I spent the first part of this week and started writing this column in the hills of Burlingame, California. The beautiful locale was Mercy Convent and Retreat Center for a workshop on Clergy Peer Learning Groups as part of Luther Seminary’s Lilly Grant on the Strengthening of Christian Preaching. Much about this trip was revitalizing and enlivening. It was exciting to learn about the effectiveness of peer learning for clergy renewal and to get to know pastors from all over the country who are committed to facilitating clergy groups in their area. And, it was super fun to meet a Sermon Brainwave fan from San Diego! Yet, there was something else that was rejuvenating — being back in the Bay Area of San Francisco.
You see, that’s where I grew up. The bay, the air, the smells. The ocean, the dampness, the foliage. The eucalyptus trees, the palm trees. It made me feel alive. Do you know what I mean?
What makes you feel alive?
This seems like just the right question to ask for the Seventh Sunday of Easter, doesn’t it? What will keep reminding you of the resurrection? What will help you remember that resurrection is here and now. What Easter feeling will remain in your memory so that you can draw on it when you need it the most?
I think we need these kinds of moments — the kinds of moments when we feel alive, and fully. Why? Because Jesus is no longer in the world but we are (John 17:11). And we need reminders, any kind of reminders, many kinds of reminders, that resurrection is not just a one-time event, or only that which secures our future, but is a way of life. I think that’s exactly what Jesus is trying to say in this final prayer to God that the disciples get to overhear. It’s what they need to hear. It’s what we need to hear.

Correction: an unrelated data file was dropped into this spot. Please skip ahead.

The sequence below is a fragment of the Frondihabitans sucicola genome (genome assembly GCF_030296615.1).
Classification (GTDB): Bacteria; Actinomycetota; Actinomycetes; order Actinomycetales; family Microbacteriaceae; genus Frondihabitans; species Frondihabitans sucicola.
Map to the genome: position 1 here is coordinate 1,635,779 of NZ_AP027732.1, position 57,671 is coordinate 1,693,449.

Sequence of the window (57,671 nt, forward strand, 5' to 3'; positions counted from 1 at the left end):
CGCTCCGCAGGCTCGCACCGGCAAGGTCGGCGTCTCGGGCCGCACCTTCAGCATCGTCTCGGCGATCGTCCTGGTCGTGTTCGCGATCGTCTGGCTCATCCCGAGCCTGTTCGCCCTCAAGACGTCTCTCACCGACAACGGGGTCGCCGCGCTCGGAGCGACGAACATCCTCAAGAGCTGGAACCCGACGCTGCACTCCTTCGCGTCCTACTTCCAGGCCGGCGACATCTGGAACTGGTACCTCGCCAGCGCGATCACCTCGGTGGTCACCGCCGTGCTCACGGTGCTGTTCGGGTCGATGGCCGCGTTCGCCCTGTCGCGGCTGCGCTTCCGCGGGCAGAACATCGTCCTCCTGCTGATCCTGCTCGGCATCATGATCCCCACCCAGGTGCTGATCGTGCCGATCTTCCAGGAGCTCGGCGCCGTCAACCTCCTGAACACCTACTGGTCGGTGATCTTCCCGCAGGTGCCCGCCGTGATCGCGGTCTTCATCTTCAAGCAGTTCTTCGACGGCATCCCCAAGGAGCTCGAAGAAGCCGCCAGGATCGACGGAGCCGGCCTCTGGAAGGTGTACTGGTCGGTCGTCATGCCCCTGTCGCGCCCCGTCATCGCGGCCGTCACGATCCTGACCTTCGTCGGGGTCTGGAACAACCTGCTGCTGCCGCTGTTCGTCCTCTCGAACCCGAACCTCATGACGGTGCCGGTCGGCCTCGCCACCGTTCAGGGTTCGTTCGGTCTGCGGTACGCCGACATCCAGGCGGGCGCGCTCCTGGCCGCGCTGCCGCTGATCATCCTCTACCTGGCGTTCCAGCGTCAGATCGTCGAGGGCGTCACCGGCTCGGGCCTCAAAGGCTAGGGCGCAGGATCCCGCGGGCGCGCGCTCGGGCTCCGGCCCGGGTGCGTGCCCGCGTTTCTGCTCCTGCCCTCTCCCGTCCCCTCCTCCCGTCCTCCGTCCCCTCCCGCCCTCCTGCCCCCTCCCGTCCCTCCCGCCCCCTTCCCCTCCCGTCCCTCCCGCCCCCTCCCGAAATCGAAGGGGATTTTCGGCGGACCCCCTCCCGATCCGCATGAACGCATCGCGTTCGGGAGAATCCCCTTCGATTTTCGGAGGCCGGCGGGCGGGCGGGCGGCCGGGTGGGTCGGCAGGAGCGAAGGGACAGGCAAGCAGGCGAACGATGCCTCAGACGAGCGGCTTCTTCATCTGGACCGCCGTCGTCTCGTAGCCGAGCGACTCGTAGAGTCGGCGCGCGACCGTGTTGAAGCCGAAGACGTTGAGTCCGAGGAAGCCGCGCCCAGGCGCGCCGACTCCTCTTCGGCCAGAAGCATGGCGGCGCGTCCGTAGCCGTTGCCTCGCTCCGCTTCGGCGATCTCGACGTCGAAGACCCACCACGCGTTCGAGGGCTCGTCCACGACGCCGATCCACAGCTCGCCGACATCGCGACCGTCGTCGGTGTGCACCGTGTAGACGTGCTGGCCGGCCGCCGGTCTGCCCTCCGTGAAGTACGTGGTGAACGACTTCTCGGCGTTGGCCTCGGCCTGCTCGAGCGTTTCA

Because I wonder if the last Sunday of Easter is accompanied by a bit of melancholy for us preachers. After all, the radicalness of the resurrection will now give way to the long green season. The surprise of the tomb will transition into the expectedness of daily living. The extraordinary claim about life after death will soon seem like proclamation about life as usual.
I realize I am digressing some from the designated texts which, as many of you know, is unusual for me. But I think this is an important transition Sunday in the life of believers and in the life of preachers — lest life and ministry get too regular, too mundane, too mediocre in the season of Pentecost. Lest we overlook resurrection feelings, resurrection moments, resurrection experiences going forward because Easter seems too far in the past to make a difference anymore.
This Sunday seems to suggest that we need to take seriously what it feels like to be alive. That it’s in these moments that we come as close as we can to resurrection life here and now. Then, maybe resurrection will actually mean something for your parishioners beyond their security of a mansion in heaven. Then, maybe resurrection will actually mean something for you beyond a third person statement of supposed belief — “Christ is risen. He is risen indeed. Alleluia.”
Jesus prays that we recognize, that we know, that we feel, that resurrection is a way of life, a way of being in life, and not just his localized appearance in a garden, or in a locked room, or on the shores of the Sea of Galilee. Why? Because our life here and now depends on it. Jesus wants us to live a life that is alive with resurrection, abundant with it, in fact. Because that’s what grace upon grace is all about.
During the workshop, one of the worship services used a prayer by David Slater that I want to share with you. Why? Because it’s a prayer we preachers should pray daily. Why else? Because it keeps alive the truth that resurrection preaching, resurrection ministry, resurrection life, really matters — that it really makes a difference.
This is a dangerous profession,
breaking bread and proclaiming it Body,
opening the Word and calling it Life,
sending infants to a watery grave,
and calling it resurrection,
asking those with a 50% chance of regrets
to promise “forever,”
burying the dead in the sure and certain
hope of eternal life.
Trading in words and acts that can, and often do,
transform is unnerving.
You ask yourself: did my eloquence, my sincerity,
my understanding nature produce this?
But the Almighty has few untainted saints on either
side of the pulpit.
And so, for the sake of the other sinners,
chooses to work through the likes of you.
(You remember that from time to time, and pray for mercy.)